Wednesday, October 19, 2011

Short Stories on Wednesdays - The Case Of The White Elephant by Margery Allingham

For more short stories this week, please visit Breadcrumbs Reads.

When my Auntie Laura died sixteen years ago, I was lucky to receive a few of her books, including a two-volume mystery compilation.

I love to think of this former schoolteacher sitting in her cozy living room reading from them. These books are treasures for the mystery lover. They contain novels, novelettes, and stories from many of the great writers. Here you will find unabridged works by such authors as Agatha Christie, Georges Simenon, Ellery Queen, Rex Stout, Daphne Du Maurier, and Cornell Irish whose short story, It Had To Be Murder was the basis for Alfred Hitchcock's movie, Rear Window. The story was featured here in the early days of this blog.

Today I decided to read a story by Margery Allingham, featuring her detective Albert Campion. I've read only one Campion book, and keep meaning to read more in the series.

The story begins with Campion's young friend, Juliet wanting him to tell her all about the jewel robberies that have been taking place in London. During the course of their conversation, we learn about her fiancé Philip, his 'Auntie Flo,' otherwise known as Florence, Dowager Countess of Marle, and Philip's 'man' whom he fired after learning he had a criminal record. Juliet is appalled by this, and being a feisty young women she got him a new job with the unknowing Aunt Flo. Two other characters are a traveling manicurist, and Campion's policeman friend Chief Detective Inspector Stanislaw Oates. In just these few pages, we get a mystery presented and solved in the most interesting and entertaining manner. The Dowager Countess turns out to be an older version of Juliet, a strong, assertive, and compassionate woman.

I really like Margery Allingham's writing. There is wit and humor in the midst of a mystery. When Juliet wants to tell Campion about Philip,
Mr. Campion smiled ruefully. It was a sign of the end of the thirties, he supposed, when one submitted cheerfully to the indignity of taking a young woman out only to hear about her hopes and fears concerning a younger man.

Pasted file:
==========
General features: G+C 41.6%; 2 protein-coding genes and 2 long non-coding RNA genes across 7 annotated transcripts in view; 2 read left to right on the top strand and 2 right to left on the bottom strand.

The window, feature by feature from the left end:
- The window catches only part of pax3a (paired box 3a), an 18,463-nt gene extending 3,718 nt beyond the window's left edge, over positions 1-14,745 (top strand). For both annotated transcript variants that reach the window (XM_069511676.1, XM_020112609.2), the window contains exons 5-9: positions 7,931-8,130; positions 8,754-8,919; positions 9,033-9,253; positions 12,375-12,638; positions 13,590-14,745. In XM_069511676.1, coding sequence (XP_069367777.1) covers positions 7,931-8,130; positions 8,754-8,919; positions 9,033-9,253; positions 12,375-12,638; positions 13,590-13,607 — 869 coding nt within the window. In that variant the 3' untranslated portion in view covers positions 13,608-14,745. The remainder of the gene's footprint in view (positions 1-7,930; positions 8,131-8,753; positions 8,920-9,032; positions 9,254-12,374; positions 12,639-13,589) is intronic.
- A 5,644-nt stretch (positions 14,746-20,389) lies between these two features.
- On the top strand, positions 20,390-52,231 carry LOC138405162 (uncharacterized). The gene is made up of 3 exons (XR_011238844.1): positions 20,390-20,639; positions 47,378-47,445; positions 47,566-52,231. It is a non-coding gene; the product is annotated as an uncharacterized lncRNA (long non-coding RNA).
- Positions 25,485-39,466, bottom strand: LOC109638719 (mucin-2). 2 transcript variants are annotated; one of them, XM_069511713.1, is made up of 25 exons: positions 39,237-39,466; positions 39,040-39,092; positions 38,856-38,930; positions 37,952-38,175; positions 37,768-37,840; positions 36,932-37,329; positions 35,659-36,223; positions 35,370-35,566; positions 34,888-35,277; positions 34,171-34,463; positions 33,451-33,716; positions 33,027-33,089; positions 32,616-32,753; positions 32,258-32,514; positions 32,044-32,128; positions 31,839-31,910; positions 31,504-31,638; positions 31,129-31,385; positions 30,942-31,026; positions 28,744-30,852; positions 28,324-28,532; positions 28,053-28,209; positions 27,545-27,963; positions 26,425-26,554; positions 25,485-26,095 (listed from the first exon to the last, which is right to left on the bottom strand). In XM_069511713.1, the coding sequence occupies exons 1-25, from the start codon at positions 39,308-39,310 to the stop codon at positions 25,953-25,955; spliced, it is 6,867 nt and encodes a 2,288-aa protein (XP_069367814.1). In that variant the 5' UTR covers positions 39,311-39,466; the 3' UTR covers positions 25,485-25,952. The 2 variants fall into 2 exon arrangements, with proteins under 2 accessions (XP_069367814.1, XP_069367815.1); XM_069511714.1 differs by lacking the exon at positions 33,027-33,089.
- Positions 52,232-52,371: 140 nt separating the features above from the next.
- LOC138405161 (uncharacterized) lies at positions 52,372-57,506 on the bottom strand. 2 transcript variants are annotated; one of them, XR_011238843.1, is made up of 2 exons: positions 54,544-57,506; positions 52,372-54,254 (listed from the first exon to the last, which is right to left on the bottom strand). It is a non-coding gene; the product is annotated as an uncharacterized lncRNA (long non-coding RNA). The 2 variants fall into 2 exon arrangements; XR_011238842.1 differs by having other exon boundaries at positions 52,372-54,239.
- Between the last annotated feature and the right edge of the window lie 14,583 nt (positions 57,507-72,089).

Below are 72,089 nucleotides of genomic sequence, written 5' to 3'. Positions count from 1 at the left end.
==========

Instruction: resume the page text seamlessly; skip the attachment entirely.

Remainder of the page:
The author was 32 when this story was published, and the reader may imagine her little smile as she wrote those words.

Perhaps 2012 will be the year I read more of the Campion books. I look forward to them with great joy.

The Case Of The White Elephant
14 pages long
first published, 1936 in Mr. Campion: Criminologist
included in A Treasury of Great Mysteries
edited by Howard Haycraft and John Beecraft, 1957.


  1. Nan- my parents had the same two volumes of that anthology! Gone now, though. We are having mystery reading weather here. Cold(for Nashville) with lowering skies. What a treat, since our summers make this city as hot as Borneo. 47 is a cold snap here.

  2. These books look a true "treasure"-y. I would love to have a copy!

    I've never read a Campion, probably time to start!

  3. I'd never heard of Margery Allingham until I read your post. She sounds like an Agatha she? Interesting...have fun reading the rest! :D

  4. I love that. What a treasure you have in those little books. I'm always on the hunt for the older mystery or gardening book. So much intelligence in the writing. Thanks for sharing yours.~~Dee

  5. Those books are wonderful - I love the spines with the pictures of mysterious people (not sure if they're meant to be villains or detectives though!). Perfect fireside reading for the Winter :-)

  6. Isn't that amazing, Betsy?! I wonder if it was a popular book in its time. It sure has a lot of great writers represented. I love the word 'lowering.'

    Debbie, he's a fun, and different character. A bit mysterious.

    Risa, many rank MA right up there with Agatha!

    Dee, I love old gardening books, especially.

    Sophia, I think they are sleuths looking down at the ground. :<) One could definitely spend the whole winter immersed in these two books. Hmm, maybe a good idea!

  7. I love Albert Campion; he and Miss Silver are my favourite sleuths, though I'm very fond of Peter Shandy and Sarah Kelling (from Charlotte Macleod's two series).

  8. Nicola, thanks for the reminder of Charlotte MacLeod. I read the first in both series ages ago, and always meant to continue.

  9. Thanks for this recommendation. The only Allingham story I've read is Three Is a Lucky Number, about a guy planning to kill his third wife... you see everything from his point of view, and it's quite suspenseful and ends satisfactorily.

  10. Ooh, HKatz, it sounds creepy. I will look for it. Thanks!


I'll answer your comments as soon as I possibly can. Please do come back if you've asked a question.
Also, you may comment on any post, no matter how old, and I will see it.